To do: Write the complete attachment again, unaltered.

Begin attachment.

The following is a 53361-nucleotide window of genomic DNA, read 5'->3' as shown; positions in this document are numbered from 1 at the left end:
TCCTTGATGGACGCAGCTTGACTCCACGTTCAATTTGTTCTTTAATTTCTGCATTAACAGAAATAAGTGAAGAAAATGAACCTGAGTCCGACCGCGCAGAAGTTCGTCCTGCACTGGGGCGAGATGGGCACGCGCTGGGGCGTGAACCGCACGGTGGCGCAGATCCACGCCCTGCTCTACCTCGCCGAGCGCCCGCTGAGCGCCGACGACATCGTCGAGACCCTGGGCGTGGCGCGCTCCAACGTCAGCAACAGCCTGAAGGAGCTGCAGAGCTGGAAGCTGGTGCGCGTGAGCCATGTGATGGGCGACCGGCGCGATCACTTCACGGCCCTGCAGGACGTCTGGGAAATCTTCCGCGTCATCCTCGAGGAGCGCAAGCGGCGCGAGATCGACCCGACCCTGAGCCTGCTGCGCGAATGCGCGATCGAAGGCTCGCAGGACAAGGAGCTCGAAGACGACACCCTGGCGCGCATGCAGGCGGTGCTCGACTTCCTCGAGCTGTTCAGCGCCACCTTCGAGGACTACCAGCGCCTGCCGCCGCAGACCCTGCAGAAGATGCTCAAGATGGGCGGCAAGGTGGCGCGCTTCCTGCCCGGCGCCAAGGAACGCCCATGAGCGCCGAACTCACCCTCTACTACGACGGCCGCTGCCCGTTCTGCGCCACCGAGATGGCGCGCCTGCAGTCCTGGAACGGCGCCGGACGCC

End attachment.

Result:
The following is a 53361-nucleotide window of genomic DNA, read 5'->3' as shown; positions in this document are numbered from 1 at the left end:
TCCTTGATGGACGCAGCTTGACTCCACGTTCAATTTGTTCTTTAATTTCTGCATTAACAGAAATAAGTGAAGAAAATGAACCTGAGTCCGACCGCGCAGAAGTTCGTCCTGCACTGGGGCGAGATGGGCACGCGCTGGGGCGTGAACCGCACGGTGGCGCAGATCCACGCCCTGCTCTACCTCGCCGAGCGCCCGCTGAGCGCCGACGACATCGTCGAGACCCTGGGCGTGGCGCGCTCCAACGTCAGCAACAGCCTGAAGGAGCTGCAGAGCTGGAAGCTGGTGCGCGTGAGCCATGTGATGGGCGACCGGCGCGATCACTTCACGGCCCTGCAGGACGTCTGGGAAATCTTCCGCGTCATCCTCGAGGAGCGCAAGCGGCGCGAGATCGACCCGACCCTGAGCCTGCTGCGCGAATGCGCGATCGAAGGCTCGCAGGACAAGGAGCTCGAAGACGACACCCTGGCGCGCATGCAGGCGGTGCTCGACTTCCTCGAGCTGTTCAGCGCCACCTTCGAGGACTACCAGCGCCTGCCGCCGCAGACCCTGCAGAAGATGCTCAAGATGGGCGGCAAGGTGGCGCGCTTCCTGCCCGGCGCCAAGGAACGCCCATGAGCGCCGAACTCACCCTCTACTACGACGGCCGCTGCCCGTTCTGCGCCACCGAGATGGCGCGCCTGCAGTCCTGGAACGGCGCCGGACGCC